For those of us who lived through the 1969 Santa Barbara oil spill disaster, the pictures of oil-soaked wildlife, polluted beaches and economic pain on the Gulf Coast bring back terrible memories.
In the Gulf of Mexico, the immediate task is to plug the leaks, clean up the oil and help our fellow citizens on the Gulf put their lives back together. We also must ensure that BP (and not the taxpayers) pays for its failure. The president has committed to holding the company accountable, and the government has sent BP its first bill.
But we have to do more. That’s why I’m supporting legislation to retroactively get rid of the outdated $75 million oil company liability cap for damages resulting from spills.
But we also have the opportunity to learn from this tragedy:
Clearly, more needs to be done to minimize the dangers of oil drilling. While oil companies spend a lot of money trying to find and extract oil, they don’t do much thinking about how to prevent or deal with the inevitable accident. That may be why the accident happened in the first place and why no one at BP knew how to kill a spill a mile underwater. And that’s surely why the cleanup methods — hay on the beaches and hair-filled booms — look like those in Santa Barbara more than 40 years ago.
Appointing a commission
Fortunately, the president recently appointed an independent, bipartisan commission to find out what went wrong and, more importantly, how we can prevent another such disaster in the future.
Similar commissions set up after the Three Mile Island and Challenger accidents were very helpful.
The commission is modeled on a bill I introduced in early May. But since the Constitution doesn’t grant the president authority to issue subpoenas, I introduced legislation to give the commission this critical tool so BP and others can’t stonewall this important investigation. Two weeks ago, the bill passed in the House of Representatives with almost unanimous support by a vote of 420-1.
I also publicly called on the president to stop new planned offshore drilling off the East Coast, eastern Gulf of Mexico and in Alaska while a compre-hensive review is under way. Fortunately, he has now taken that step.
Corporation oversight needed
We need to do a better job of overseeing giant corporations whose failures have huge impacts on our lives. It looks like decades of hands-off regulators and their cozy relationships with industry are complicit in this huge problem. Simply put, the oversight agencies, particularly the United States Minerals Management Service, were AWOL for far too long.
If this observation sounds familiar, it’s because it is. In recent years, we have repeatedly seen giant corporations subject to little or no oversight running amok. Worse, when they fail, the resulting calamity is all too often left for others to deal with. Two prime examples are Enron fleecing Californians with inflated electricity costs in 2000 and 2001, and Wall Street banks nearly melting down our entire economy in 2008.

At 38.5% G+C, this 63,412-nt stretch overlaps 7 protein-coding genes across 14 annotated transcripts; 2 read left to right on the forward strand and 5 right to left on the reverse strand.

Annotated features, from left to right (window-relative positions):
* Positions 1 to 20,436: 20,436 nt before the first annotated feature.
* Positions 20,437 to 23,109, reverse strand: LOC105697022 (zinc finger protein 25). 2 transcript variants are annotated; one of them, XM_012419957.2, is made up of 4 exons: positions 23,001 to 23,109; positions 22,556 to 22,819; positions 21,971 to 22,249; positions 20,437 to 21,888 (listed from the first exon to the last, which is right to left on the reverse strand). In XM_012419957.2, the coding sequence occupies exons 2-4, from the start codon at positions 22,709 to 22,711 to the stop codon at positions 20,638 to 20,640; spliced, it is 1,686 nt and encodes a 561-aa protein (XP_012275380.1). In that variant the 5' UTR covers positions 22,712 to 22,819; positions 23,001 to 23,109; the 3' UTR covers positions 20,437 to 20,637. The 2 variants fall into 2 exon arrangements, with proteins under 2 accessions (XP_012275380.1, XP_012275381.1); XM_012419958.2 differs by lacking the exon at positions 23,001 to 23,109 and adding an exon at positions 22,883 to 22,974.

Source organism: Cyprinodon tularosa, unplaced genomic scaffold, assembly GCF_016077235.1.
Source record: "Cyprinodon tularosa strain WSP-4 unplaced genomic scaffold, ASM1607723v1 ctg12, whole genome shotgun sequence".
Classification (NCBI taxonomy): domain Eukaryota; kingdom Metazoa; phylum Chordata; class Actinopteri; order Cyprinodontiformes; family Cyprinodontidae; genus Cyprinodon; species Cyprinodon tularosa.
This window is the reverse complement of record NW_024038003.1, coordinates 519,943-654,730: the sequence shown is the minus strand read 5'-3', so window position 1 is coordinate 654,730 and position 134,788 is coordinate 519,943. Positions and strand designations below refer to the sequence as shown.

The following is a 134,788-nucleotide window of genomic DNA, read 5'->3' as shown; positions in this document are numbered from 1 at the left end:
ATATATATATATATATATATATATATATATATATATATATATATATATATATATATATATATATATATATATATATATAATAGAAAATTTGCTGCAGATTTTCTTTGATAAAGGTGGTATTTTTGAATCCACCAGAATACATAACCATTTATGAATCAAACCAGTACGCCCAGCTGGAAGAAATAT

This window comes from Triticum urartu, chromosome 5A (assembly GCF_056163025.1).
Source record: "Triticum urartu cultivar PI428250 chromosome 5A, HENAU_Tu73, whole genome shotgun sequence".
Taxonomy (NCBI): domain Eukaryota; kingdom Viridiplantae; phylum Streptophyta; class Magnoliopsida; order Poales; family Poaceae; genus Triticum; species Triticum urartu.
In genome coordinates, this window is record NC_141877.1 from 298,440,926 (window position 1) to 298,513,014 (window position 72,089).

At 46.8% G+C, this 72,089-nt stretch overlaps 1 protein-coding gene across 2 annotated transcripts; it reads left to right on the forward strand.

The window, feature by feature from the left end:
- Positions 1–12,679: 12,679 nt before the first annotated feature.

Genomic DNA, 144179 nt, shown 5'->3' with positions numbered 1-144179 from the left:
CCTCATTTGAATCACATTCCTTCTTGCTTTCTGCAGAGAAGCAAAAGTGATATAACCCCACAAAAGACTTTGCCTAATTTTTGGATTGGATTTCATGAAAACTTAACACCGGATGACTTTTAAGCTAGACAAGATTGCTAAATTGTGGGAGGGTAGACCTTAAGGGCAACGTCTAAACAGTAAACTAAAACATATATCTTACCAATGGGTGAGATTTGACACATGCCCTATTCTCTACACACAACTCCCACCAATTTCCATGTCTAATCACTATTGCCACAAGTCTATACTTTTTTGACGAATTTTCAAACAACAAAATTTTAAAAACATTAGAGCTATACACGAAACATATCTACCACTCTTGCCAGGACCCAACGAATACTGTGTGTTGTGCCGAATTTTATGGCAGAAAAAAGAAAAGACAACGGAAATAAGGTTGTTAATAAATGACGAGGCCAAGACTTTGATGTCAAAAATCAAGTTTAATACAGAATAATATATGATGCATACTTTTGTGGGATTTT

That’s why I introduced legislation to raise the civil and criminal penalties for polluters that violate environmental and safety laws and regulations. This bill will deter oil companies from playing fast and loose with the rules that protect our fragile coastal economies and environment.
Over the course of the last month, my committees have taken testimony from BP and other private companies, as well as federal and state agencies responsible for oversight of offshore drilling. Make no mistake: I am committed to tough oversight and accountability of “big oil.”
It’s also why I’ve been pushing Wall Street reform legislation. Free-market capitalism is a powerful force that has brought us unrivaled prosperity. But it has to be tempered with smart, effective regulation that puts the interest of consumers, taxpayers and Main Street before the interests of giant corporations.
Making clean energy a reality
Finally, we need to transition to a clean-energy economy as soon as possible. The unfolding tragedy off the Gulf of Mexico reinforces the reality that oil drilling is a dirty and dangerous business and shows that we must not only push efforts to prevent new drilling off our coasts, but also take immediate steps to end the drilling already underway.
Santa Barbara’s Platform A, the source of the oil spill in 1969 that spilled more than 3 million gallons of oil into our ocean and onto our beaches, is still producing oil 40 years later. This is unacceptable and shows the need to end the drilling that continues to feed our national addiction to oil.
The Gulf spill has tragically illustrated the dangers of our fossil fuel addiction to our environment, economy and national security. With only 2 percent of the world’s oil supply and 25 percent of the world’s demand, our addiction to oil is holding us hostage, often to nations that wish us harm.
I’ve long supported a new energy policy that ensures we use less energy and get increasing amounts of it from renewable sources. Here, we have made some progress recently.
For example, Democrats in Congress and the president were finally able to increase the fuel-efficiency standards for cars and trucks and dramatically increase the efficiency standards of windows, appliances and buildings.
The House of Representatives has passed legislation to require utilities to generate more of their power from renewable sources and to incentivize homeowners to make their homes more energy efficient. And we are making unprecedented investments in solar, wind and geothermal energy development. But this is just a start, and we have so much more to do.
We can learn from this tragedy. Just as the 1969 oil spill brought about Earth Day and a new commitment to environmental protection, so too can this tragedy result in positive change and not just more bad memories.
Lois Capps, D-Santa Barbara, represents California's 23rd Congressional District, which includes portions of San Luis Obispo County.